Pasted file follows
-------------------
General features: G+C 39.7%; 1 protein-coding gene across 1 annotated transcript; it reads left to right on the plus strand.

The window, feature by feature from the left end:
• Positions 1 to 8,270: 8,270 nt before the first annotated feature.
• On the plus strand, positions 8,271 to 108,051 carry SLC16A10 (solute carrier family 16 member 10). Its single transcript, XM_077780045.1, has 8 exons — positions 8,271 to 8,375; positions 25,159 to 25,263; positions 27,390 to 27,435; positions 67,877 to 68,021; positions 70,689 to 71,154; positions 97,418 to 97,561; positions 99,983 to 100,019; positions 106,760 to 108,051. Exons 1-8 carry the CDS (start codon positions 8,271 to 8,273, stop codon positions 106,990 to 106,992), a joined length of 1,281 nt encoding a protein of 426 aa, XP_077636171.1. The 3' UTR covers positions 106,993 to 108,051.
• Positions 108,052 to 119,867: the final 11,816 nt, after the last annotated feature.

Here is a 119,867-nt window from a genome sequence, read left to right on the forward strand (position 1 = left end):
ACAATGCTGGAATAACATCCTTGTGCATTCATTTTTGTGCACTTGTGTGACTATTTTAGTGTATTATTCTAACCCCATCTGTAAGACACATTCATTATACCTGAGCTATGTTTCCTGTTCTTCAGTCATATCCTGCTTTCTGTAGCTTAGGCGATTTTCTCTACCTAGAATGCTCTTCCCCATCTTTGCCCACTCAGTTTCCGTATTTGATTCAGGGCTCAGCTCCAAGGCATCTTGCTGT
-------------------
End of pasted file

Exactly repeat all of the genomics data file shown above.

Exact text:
General features: G+C 39.7%; 1 protein-coding gene across 1 annotated transcript; it reads left to right on the plus strand.

The window, feature by feature from the left end:
• Positions 1 to 8,270: 8,270 nt before the first annotated feature.
• On the plus strand, positions 8,271 to 108,051 carry SLC16A10 (solute carrier family 16 member 10). Its single transcript, XM_077780045.1, has 8 exons — positions 8,271 to 8,375; positions 25,159 to 25,263; positions 27,390 to 27,435; positions 67,877 to 68,021; positions 70,689 to 71,154; positions 97,418 to 97,561; positions 99,983 to 100,019; positions 106,760 to 108,051. Exons 1-8 carry the CDS (start codon positions 8,271 to 8,273, stop codon positions 106,990 to 106,992), a joined length of 1,281 nt encoding a protein of 426 aa, XP_077636171.1. The 3' UTR covers positions 106,993 to 108,051.
• Positions 108,052 to 119,867: the final 11,816 nt, after the last annotated feature.

Here is a 119,867-nt window from a genome sequence, read left to right on the forward strand (position 1 = left end):
ACAATGCTGGAATAACATCCTTGTGCATTCATTTTTGTGCACTTGTGTGACTATTTTAGTGTATTATTCTAACCCCATCTGTAAGACACATTCATTATACCTGAGCTATGTTTCCTGTTCTTCAGTCATATCCTGCTTTCTGTAGCTTAGGCGATTTTCTCTACCTAGAATGCTCTTCCCCATCTTTGCCCACTCAGTTTCCGTATTTGATTCAGGGCTCAGCTCCAAGGCATCTTGCTGT